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My confusion arises from the fact that bonding and antibonding orbitals are created simultaneously. I have read this answer that clarifies about the existence of the molecular orbitals itself.

But now I want to know what does it mean for an electron to be in a bonding or antibonding orbital. Are phases a property of the electrons or of the orbitals? If it is a property of the orbital itself, then how are they constructive and destructive at the same time? If it is a property of the electron, how can a single electron occupy an orbital and still be antibonding/bonding, even though it is not comparing phase difference with anything?

What if the electrons of the two atoms forming the bond have the same spin? Will one electron occupy bonding orbital and the other the antibonding orbital? Or will the covalent bond not be formed at all?

I believe I've understood the mathematical reason for this involving orbital functions (only the square of the function is physically significant), but I want it to understand the physical implications of that on the electrons

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  • $\begingroup$ I admit is not a great piece but does this comment which I took from the thread you have mentioned says something to you? “While this does not explain why the orbitals combine that way, it might still be helpful if you take in mind that the molecule is hold by only one. In this sense the molecule is not formed by both constructive and destructive interference, that concerns the orbitals as functions, which include l a phase like in the sketch.“ $\endgroup$
    – Alchimista
    Nov 27, 2021 at 13:02
  • $\begingroup$ @Alchimista I'm not sure if I understand it. Are you talking about how only the bonding orbital is usually occupied in the molecule? $\endgroup$
    – Balu
    Nov 27, 2021 at 13:30
  • $\begingroup$ yes, there is nothing simultaneously happening. $\endgroup$
    – Alchimista
    Nov 27, 2021 at 15:54
  • $\begingroup$ @Alchimista Well, that's the usual scenario. But I've read that it's even possible for scenarios like $\ce{H2-}$ ion to exist with 2 electrons in the bonding orbital and 1 in the antibonding orbital $\endgroup$
    – Balu
    Nov 27, 2021 at 15:59
  • $\begingroup$ how this relates to the question? $\endgroup$
    – Alchimista
    Nov 27, 2021 at 18:44

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I do not understand your question, so the best that I can do is show you how I think about orbitals. Broadly speaking, we want to minimize the energy of our total electronic ground state wavefunction $\Psi$. This condition leads ultimately to a set of molecular orbitals with fixed phases and the atomic orbitals serve as input for this procedure. I'll try to give you a rough idea of the procedure in the following.

The wavefunction itself can be expressed as a linear combination of products of molecular orbitals. $$ \Psi(r_1,r_2) = \sum_{ij} c_{ij}\psi_i(r_1)\psi_j(r_2) $$ The $\psi_i(r),\psi_j(r)$ are chosen from the set of molecular orbitals. This set includes the bonding and antibonding molecular orbitals. These molecular orbitals are themselves constructed by linear combination of atomic orbitals that we know from solving the hydrogen atom. We usually start with a set of atomic orbitals based on the atoms in our molecule and this atomic orbital basis must provide at least one orbital per electron. Lets limit ourselves to a minimal basis set of atomic orbitals. We have 2 Hydrogen atoms so only 2 electrons in total. We use the $s$-orbitals of both atoms as our atomic basis. Lets call the $s$-orbital which is centered on hydrogen atom A, $s_A(r)$ and the other $s$-orbital, centered on atom B, $s_B(r)$. Our atomic basis is thus the set with two elements, $\text{Atomic orbital basis} = \{s_A(r), s_B(r)\}$.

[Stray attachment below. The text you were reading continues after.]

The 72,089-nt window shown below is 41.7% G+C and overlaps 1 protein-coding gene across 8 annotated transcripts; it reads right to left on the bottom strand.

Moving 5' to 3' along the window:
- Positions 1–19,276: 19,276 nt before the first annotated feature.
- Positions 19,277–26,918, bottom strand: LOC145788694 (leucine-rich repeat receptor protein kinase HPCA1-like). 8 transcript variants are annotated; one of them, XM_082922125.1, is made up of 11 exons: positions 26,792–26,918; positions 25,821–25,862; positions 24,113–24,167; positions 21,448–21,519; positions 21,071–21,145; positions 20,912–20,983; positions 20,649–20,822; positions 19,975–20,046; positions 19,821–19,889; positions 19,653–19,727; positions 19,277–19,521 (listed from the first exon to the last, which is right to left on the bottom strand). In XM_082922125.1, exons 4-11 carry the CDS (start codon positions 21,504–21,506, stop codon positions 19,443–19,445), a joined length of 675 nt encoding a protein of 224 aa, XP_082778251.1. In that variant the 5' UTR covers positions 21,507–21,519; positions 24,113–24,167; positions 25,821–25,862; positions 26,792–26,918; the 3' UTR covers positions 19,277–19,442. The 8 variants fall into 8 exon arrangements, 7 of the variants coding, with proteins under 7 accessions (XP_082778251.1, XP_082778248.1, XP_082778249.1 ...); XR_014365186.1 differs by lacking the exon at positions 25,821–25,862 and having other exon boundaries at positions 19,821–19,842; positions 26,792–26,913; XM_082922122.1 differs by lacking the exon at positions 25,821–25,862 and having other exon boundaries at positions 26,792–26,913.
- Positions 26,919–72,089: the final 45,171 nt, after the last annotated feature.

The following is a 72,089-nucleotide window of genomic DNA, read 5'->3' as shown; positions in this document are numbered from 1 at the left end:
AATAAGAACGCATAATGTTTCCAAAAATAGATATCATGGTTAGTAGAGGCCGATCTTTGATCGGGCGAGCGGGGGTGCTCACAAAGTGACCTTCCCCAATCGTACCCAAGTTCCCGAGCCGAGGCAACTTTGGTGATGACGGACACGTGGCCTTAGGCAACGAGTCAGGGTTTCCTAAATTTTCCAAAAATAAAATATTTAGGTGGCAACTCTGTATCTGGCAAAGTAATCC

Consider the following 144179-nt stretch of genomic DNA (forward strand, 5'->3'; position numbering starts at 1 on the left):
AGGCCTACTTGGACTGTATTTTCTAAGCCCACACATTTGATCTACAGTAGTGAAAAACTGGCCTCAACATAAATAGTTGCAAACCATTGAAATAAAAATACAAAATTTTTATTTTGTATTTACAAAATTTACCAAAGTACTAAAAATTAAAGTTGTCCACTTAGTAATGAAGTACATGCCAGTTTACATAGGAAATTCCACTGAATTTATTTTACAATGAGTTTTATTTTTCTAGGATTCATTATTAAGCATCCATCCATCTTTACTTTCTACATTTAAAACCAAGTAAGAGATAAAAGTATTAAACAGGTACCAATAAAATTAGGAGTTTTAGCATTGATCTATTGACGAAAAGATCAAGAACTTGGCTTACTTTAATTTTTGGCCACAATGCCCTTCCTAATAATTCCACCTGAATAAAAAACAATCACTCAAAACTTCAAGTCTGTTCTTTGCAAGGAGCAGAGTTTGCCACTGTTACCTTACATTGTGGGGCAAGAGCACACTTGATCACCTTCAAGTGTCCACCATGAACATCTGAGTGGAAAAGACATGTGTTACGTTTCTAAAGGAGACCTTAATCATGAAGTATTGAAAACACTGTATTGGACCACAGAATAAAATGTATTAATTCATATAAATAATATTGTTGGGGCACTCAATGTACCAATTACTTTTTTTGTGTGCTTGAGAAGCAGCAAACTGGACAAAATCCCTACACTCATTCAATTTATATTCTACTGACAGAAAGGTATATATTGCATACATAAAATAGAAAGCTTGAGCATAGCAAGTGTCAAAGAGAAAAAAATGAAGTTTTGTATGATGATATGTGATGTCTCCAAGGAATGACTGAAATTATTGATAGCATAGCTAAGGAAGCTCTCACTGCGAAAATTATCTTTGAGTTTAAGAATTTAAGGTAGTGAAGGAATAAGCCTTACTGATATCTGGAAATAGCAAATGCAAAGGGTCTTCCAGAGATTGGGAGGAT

The problem that we want to solve is finding the electronic groundstate of our hydrogen molecule H2. This problem gives us equations and conditions for the optimal orbitals, the so called molecular orbitals. Covering the details would go to far. But we can use for starters the so called Hartree-Fock method to determine which orbitals would give us the lowest energy. When you solve the Hartree-Fock equations you obtain the set of molecular orbitals. Using our minimal atomic orbital basis as input to the HF-calculation, we would obtain the following spatial molecular orbitals, $$ \psi_1(r) = \frac{1}{\sqrt 2} (s_A(r)+s_B(r))\\ \psi_2(r) = \frac{1}{\sqrt 2} (s_A(r)-s_B(r))\\ $$ These functions form the $\text{molecular orbital basis} = \{\psi_1,\psi_2\}$. Up to this point I have neglected spin. The orbitals that I have constructed so far do not include spin. Without going into detail we can again use these spatial molecular orbitals to construct spin-orbitals, that include spin. To do so, we simply multiply the spatial orbital with a spin up or spin down function,